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Color Solidifies in Melting Pot

Immigrants tend not to marry other minorities, says study

FRIDAY, Sept. 21, 2001 (HealthDayNews) -- Immigrants are marrying each other rather than people already living in the United States, and that's changing the immigration experience, say demographers who have studied this trend.

At the turn of the last century, when most immigrants to the United States came from Europe, the truest test of assimilation was marriage. When an Italian-American woman married an Irish-American man, for instance, their similarities in education, income and neighborhood often outweighed their differences.

For today's immigrants, the experience is very different. Researchers Daniel Lichter, professor of sociology at Ohio State University, and Zhenchao Qian, associate professor at Arizona State University, say the assimilation of current immigrants is much slower because they aren't marrying outside their racial group and are even unlikely to marry previous immigrants of the same origin.

Their study, published in a recent issue of the journal Social Science Research, is based on the 1990 census and concludes that less than 5 percent of all marriages in this country are interracial. The researchers also found that American-born minorities follow the same low pattern of interracial marriage as new immigrants. But for those native born who do marry outside their race, the likeliest combinations are:

  • Latinos marrying whites more than Asians or blacks,
  • Asians marrying whites more than Latinos or blacks,
  • Blacks marrying Latinos more than whites or Asians.

Quian says, "Skin color is still very important. African-Americans are the least likely to be interracially married; light-skinned Latinos are more likely to be interracially married than dark-skinned ones."

A similar study with similar conclusions was done a year ago by University of Michigan researchers. David R. Harris, assistant professor of sociology, says the numbers of interracially intimate relationships would be much higher if couples who just live together instead of marrying were counted.

"Cohabitations are not a trivial share of young people's unions," Harris says. "Among the four racial groups we examined, about one in six unions is a cohabitation. Just over 16 percent of unions for Asians, Latinos and whites are cohabitations, and more than 25 percent of unions for blacks. So focusing exclusively on interracial marriages, as most research has done, seriously underestimates the extent of intimate contact between the races."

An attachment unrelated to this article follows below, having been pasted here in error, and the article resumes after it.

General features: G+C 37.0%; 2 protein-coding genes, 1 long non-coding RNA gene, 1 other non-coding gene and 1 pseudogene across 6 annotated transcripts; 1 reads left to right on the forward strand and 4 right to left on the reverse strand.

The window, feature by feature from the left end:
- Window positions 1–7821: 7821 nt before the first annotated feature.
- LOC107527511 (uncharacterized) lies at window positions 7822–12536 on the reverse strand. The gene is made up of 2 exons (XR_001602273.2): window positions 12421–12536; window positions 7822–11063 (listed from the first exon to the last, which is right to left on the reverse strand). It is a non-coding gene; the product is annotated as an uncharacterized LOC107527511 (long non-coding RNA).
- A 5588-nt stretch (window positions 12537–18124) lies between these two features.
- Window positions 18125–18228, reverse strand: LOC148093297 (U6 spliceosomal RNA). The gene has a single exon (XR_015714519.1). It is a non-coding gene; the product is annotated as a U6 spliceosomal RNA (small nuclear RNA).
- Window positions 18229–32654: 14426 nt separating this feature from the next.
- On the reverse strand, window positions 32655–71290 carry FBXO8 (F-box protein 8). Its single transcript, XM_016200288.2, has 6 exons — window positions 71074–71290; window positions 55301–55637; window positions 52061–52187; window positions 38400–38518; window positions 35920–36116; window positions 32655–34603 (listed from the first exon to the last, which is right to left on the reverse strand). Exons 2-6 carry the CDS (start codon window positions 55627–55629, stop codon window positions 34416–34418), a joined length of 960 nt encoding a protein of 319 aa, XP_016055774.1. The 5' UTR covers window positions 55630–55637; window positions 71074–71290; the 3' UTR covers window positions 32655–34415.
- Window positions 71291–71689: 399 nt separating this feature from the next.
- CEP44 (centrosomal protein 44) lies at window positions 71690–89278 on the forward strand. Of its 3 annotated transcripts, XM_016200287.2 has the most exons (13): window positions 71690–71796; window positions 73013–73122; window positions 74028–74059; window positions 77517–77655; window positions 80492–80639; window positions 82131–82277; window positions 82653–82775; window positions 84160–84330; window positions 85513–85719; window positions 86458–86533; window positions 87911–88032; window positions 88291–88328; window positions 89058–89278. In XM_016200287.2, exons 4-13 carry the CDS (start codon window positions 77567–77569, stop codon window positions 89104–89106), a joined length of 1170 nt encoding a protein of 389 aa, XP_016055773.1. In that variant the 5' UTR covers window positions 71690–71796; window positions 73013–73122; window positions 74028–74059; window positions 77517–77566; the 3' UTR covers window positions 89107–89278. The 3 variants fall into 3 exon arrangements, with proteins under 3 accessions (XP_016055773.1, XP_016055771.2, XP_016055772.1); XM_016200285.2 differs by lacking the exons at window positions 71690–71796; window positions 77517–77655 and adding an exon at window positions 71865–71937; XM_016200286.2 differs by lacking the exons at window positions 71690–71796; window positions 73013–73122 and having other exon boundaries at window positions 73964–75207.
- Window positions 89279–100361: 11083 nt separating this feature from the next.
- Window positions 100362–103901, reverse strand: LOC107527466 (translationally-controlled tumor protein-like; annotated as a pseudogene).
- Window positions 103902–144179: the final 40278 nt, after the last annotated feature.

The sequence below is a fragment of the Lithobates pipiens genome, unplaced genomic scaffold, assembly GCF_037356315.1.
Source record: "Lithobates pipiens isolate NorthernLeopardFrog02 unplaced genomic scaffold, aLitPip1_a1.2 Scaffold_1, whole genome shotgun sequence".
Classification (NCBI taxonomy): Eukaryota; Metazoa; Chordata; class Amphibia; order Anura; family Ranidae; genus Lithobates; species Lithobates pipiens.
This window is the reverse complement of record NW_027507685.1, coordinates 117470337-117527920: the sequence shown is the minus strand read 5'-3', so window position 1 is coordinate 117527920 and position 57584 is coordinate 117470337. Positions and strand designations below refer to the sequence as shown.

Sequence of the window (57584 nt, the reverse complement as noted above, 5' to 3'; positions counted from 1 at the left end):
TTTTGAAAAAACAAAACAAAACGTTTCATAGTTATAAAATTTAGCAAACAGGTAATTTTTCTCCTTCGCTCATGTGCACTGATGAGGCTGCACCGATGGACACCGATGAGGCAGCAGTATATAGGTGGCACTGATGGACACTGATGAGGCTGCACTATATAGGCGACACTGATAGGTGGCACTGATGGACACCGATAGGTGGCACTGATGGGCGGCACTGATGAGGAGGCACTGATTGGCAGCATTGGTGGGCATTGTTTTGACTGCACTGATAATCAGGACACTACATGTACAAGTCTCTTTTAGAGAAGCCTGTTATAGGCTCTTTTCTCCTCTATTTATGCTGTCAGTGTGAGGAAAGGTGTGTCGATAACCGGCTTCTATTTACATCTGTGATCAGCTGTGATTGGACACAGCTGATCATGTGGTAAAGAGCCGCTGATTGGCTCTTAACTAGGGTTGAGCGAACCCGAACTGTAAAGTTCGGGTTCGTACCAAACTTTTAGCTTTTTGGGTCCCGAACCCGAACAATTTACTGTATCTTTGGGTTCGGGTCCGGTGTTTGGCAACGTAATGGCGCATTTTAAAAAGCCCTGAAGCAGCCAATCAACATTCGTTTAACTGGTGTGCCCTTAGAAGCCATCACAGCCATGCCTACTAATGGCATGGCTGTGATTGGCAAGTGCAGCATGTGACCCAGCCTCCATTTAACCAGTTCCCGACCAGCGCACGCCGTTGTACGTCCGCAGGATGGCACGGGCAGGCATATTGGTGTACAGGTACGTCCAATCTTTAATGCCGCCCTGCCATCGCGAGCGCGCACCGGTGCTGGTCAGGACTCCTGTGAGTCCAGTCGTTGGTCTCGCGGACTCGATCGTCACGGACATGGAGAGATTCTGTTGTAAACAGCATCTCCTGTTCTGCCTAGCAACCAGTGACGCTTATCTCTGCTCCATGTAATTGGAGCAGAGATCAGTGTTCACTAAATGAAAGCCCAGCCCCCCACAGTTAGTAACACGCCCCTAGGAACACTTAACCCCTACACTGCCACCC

Qian acknowledges there are various ways to look at this issue, but says his study focused on marriage because it was a practical way to compare previous experience.

When Qian and Lichter first began their study, they assumed there would be a continuum of assimilation. That is, first-generation immigrants would marry within their racial or cultural group, but second-generation would be wider ranging in their search for partners. But their research showed that isn't the case with current immigrants. Lichter says, "They may assimilate with regard to residential or employment patterns, but racial lines remain a barrier to marriage, which is viewed as the ultimate step toward assimilation."

So, with many of today's immigrant groups holding tenaciously to both their cultural experience and their language, is assimilation really a worthy goal? Lichter has no authoritative answer. "Different people have different feelings about whether the blurring of cultural experience is a good thing or not and whether we should celebrate diversity or become one giant melting pot," he says.

He says skin color has proved to be the most significant barrier to black people who have lower levels of education, which, in turn, leads to lower economic status. That reduces the likelihood that they will marry into racial or cultural groups that have achieved higher status, he says.

"Our social map will be shaped by whether race persists as a significant barrier to marriage with native whites, or if it diminishes in importance, leading to a blurring of cultural boundaries," Lichter says.

Most immigrants today come from Asia and Latin America, says Lichter.

What To Do

If you're wrestling with the problems of interracial marriage, try these links from The new study indicates the trend toward assimilation, cited by this 1998 Washington Post story, may have slowed.

And if you think that love can conquer all, read this first-person account of a Japanese man who married a British woman.

SOURCES: Interviews with Daniel T. Lichter, Ph.D., Robert F. Lazarus Professor in Population Studies, Ohio State University, Columbus; Zhenchao Qian, Ph.D., associate professor of sociology, Arizona State University, Tempe; David R. Harris, Ph.D., assistant professor of sociology, University of Michigan, Ann Arbor; June 2001 Social Science Research
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